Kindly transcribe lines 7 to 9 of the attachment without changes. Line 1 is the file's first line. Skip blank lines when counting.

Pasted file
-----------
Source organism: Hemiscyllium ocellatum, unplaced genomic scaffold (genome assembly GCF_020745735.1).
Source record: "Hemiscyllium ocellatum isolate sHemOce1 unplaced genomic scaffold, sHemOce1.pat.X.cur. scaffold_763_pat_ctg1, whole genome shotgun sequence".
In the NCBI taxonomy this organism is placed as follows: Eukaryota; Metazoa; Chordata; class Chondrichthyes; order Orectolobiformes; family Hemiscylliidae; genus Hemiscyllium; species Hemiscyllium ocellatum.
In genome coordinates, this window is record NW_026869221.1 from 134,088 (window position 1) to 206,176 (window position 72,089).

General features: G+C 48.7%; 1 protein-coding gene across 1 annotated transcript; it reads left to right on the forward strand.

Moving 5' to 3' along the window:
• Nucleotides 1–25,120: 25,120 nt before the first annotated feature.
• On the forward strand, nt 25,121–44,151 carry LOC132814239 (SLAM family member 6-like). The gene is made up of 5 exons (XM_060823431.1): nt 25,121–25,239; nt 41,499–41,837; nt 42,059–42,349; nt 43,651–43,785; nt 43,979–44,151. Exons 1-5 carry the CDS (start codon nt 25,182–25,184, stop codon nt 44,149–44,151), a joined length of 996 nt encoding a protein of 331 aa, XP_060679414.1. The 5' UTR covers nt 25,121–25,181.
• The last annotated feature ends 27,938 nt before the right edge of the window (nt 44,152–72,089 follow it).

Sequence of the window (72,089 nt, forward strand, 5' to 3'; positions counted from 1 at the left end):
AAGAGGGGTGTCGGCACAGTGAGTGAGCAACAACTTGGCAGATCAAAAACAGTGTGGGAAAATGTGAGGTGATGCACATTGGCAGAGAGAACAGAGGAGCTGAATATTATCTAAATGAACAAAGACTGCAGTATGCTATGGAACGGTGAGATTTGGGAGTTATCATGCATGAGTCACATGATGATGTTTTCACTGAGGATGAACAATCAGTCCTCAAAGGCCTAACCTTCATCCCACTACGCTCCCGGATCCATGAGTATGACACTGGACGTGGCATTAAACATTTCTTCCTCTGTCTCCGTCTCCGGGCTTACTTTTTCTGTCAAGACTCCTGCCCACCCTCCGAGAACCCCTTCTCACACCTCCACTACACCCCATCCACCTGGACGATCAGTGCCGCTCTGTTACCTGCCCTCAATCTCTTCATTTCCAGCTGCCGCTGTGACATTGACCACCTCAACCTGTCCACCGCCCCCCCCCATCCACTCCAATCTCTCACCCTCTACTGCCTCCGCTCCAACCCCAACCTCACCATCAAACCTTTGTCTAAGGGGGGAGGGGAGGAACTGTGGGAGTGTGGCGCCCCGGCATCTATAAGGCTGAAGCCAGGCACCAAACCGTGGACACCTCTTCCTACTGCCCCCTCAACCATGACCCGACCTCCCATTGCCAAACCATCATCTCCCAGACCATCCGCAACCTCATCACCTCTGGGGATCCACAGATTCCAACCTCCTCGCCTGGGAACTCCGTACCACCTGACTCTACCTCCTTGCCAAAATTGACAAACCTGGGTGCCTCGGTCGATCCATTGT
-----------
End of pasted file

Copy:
• Nucleotides 1–25,120: 25,120 nt before the first annotated feature.
• On the forward strand, nt 25,121–44,151 carry LOC132814239 (SLAM family member 6-like). The gene is made up of 5 exons (XM_060823431.1): nt 25,121–25,239; nt 41,499–41,837; nt 42,059–42,349; nt 43,651–43,785; nt 43,979–44,151. Exons 1-5 carry the CDS (start codon nt 25,182–25,184, stop codon nt 44,149–44,151), a joined length of 996 nt encoding a protein of 331 aa, XP_060679414.1. The 5' UTR covers nt 25,121–25,181.
• The last annotated feature ends 27,938 nt before the right edge of the window (nt 44,152–72,089 follow it).